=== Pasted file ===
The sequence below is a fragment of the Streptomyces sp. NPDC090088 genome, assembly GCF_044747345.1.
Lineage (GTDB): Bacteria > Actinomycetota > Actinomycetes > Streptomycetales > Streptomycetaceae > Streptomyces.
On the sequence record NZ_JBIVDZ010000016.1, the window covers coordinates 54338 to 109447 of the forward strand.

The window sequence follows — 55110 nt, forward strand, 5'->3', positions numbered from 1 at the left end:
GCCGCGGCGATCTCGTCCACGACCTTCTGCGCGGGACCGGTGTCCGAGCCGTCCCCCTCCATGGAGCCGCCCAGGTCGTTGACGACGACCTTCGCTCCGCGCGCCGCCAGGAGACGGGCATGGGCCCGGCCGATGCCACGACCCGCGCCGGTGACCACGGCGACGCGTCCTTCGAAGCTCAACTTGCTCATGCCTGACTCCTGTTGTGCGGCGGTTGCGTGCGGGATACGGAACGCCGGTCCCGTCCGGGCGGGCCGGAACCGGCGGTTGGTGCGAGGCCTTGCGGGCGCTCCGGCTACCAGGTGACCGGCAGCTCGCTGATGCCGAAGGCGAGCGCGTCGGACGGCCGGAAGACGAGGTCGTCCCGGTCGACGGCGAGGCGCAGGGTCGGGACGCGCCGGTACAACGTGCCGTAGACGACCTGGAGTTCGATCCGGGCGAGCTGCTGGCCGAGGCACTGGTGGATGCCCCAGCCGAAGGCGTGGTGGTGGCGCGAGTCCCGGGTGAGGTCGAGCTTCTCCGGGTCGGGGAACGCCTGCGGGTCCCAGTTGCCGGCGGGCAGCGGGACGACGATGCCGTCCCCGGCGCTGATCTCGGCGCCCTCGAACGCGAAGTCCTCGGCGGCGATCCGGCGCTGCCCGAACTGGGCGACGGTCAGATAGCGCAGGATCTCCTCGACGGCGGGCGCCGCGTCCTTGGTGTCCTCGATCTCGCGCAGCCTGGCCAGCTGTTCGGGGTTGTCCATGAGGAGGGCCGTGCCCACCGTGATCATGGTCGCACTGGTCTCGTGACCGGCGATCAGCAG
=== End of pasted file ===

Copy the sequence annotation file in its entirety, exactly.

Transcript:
The sequence below is a fragment of the Streptomyces sp. NPDC090088 genome, assembly GCF_044747345.1.
Lineage (GTDB): Bacteria > Actinomycetota > Actinomycetes > Streptomycetales > Streptomycetaceae > Streptomyces.
On the sequence record NZ_JBIVDZ010000016.1, the window covers coordinates 54338 to 109447 of the forward strand.

The window sequence follows — 55110 nt, forward strand, 5'->3', positions numbered from 1 at the left end:
GCCGCGGCGATCTCGTCCACGACCTTCTGCGCGGGACCGGTGTCCGAGCCGTCCCCCTCCATGGAGCCGCCCAGGTCGTTGACGACGACCTTCGCTCCGCGCGCCGCCAGGAGACGGGCATGGGCCCGGCCGATGCCACGACCCGCGCCGGTGACCACGGCGACGCGTCCTTCGAAGCTCAACTTGCTCATGCCTGACTCCTGTTGTGCGGCGGTTGCGTGCGGGATACGGAACGCCGGTCCCGTCCGGGCGGGCCGGAACCGGCGGTTGGTGCGAGGCCTTGCGGGCGCTCCGGCTACCAGGTGACCGGCAGCTCGCTGATGCCGAAGGCGAGCGCGTCGGACGGCCGGAAGACGAGGTCGTCCCGGTCGACGGCGAGGCGCAGGGTCGGGACGCGCCGGTACAACGTGCCGTAGACGACCTGGAGTTCGATCCGGGCGAGCTGCTGGCCGAGGCACTGGTGGATGCCCCAGCCGAAGGCGTGGTGGTGGCGCGAGTCCCGGGTGAGGTCGAGCTTCTCCGGGTCGGGGAACGCCTGCGGGTCCCAGTTGCCGGCGGGCAGCGGGACGACGATGCCGTCCCCGGCGCTGATCTCGGCGCCCTCGAACGCGAAGTCCTCGGCGGCGATCCGGCGCTGCCCGAACTGGGCGACGGTCAGATAGCGCAGGATCTCCTCGACGGCGGGCGCCGCGTCCTTGGTGTCCTCGATCTCGCGCAGCCTGGCCAGCTGTTCGGGGTTGTCCATGAGGAGGGCCGTGCCCACCGTGATCATGGTCGCACTGGTCTCGTGACCGGCGATCAGCAG